Yeah, I think it's a tan suit. Lawyers do wear tan suits from time to time, although I think they can look a bit tacky. But I'll wear light gray fairly often.

This issue starts with a fairly light tone given both the subject matter of the scene (Matt being mugged) and the subject matter of the issue. It also does a good job getting everyone up to speed - Matt Murdock is blind, he's still really good at fighting, he protects the neighborhood, he's an attorney, he is Daredevil.

But the issue gets dark very quickly as a female reporter is attacked. Probably the biggest thing is that he doesn't have super speed. The reporter sees the killer in the page before in four panels that slowly zoom in. On the next page, we see Daredevil rushing to the rescue, but the emphasis isn't on him heroically charging in. Instead, it's just how slow he is at getting there. The top panel is the woman being attacked, followed by Daredevil running, followed by more violence, followed by Daredevil jumping, etc. By the time he arrives, it's too late to stop the perpetrator and he chooses to help the victims rather than give chase.

This is a dense issue with panels when it gets into the heart of it and it's a dense subject matter. The issue explores a lot of different themes. I find it interesting that Becky starts very much with the idea of Melvin reforming being wonderful, but when she sees him, it obviously brings back memories and she's not able to feel that way. Then she tells the story about how she had been attacked and how she didn't report it. Matt's sense of justice doesn't seem to let him understand why she didn't report it, but she just explains how helpless she felt. The panel itself echoes the emotions as she's shoved way into the bottom of the panel in an already crowded, 13 panel page.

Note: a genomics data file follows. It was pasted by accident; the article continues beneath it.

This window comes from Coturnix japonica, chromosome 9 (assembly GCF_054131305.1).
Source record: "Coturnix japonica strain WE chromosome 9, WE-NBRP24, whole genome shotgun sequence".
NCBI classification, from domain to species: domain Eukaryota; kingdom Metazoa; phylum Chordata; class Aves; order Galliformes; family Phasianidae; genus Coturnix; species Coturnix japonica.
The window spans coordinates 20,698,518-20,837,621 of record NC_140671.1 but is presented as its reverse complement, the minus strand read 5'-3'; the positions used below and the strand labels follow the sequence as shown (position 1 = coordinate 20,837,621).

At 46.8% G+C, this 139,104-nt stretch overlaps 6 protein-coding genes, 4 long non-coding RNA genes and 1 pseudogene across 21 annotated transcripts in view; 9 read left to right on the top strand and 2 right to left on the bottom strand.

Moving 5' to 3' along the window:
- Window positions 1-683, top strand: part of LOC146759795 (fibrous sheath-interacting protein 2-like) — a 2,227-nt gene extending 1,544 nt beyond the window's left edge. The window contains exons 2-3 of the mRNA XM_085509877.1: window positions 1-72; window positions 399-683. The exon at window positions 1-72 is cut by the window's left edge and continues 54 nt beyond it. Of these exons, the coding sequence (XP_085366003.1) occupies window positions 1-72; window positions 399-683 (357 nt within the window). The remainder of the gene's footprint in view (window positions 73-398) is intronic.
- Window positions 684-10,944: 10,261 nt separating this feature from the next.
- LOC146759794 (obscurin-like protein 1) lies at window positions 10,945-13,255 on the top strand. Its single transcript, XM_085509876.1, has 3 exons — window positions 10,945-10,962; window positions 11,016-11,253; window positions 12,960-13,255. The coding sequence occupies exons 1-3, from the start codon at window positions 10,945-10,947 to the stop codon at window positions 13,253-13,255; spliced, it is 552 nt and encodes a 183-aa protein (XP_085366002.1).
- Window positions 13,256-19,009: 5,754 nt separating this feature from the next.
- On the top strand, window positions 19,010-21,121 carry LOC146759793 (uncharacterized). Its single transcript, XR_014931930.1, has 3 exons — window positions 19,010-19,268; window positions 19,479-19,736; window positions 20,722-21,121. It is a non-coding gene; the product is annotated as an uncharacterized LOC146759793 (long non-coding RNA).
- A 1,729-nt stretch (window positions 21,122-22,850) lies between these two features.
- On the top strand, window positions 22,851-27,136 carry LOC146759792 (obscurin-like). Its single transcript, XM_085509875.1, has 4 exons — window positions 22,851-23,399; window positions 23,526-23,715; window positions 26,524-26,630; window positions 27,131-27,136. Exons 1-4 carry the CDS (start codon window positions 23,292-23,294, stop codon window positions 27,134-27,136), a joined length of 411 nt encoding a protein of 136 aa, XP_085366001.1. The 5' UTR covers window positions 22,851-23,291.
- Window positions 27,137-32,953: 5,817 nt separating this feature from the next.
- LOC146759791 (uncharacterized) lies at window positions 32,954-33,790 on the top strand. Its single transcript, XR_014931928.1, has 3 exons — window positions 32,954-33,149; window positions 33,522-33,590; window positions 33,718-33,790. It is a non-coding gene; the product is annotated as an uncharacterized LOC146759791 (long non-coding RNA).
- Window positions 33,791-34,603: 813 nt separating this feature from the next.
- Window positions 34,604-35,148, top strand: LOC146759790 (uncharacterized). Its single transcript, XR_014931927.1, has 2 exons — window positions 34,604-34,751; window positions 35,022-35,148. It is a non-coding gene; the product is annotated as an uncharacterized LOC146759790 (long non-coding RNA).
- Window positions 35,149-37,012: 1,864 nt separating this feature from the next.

An even better example is the emptiness that Melvin Potter feels. The accusations against him pretty much have caused him to go unraveled. Even though he's done horrific things in the past, he comes off as completely human and completely vulnerable and when he says he's alone, he ends up looking small in a completely white panel.

Probably the weakest thing for me in the issue is the Foggy subplot. I'm really not sure how I feel about it. However, I do like that Nelson and Murdock work best as a team and without the other, they fall apart. I'll also admit that the "Just like Becky" moment is heavy handed. I get that it's showing his learning from his earlier mistakes in the issue. But they're not really in positions of equal power (and it seems like Daredevil was defeated a bit too easily to get to that point). Still, in the end, it's Becky taking control back in her life. It doesn't mean it'll be easy.

This is a very powerful issue that tries to do a lot in a single one-shot. I don't know if it's expertly handled in every aspect but even in its shortcomings, it tries really hard. Four and a Half Stars.
_________________
Matt Murdock's cooler twin brother

Not sure what to read next? Check out the Book Club for some ideas!

I'd give the Devil benefit of law, for my own safety's sake!
Thomas More - A Man for All Seasons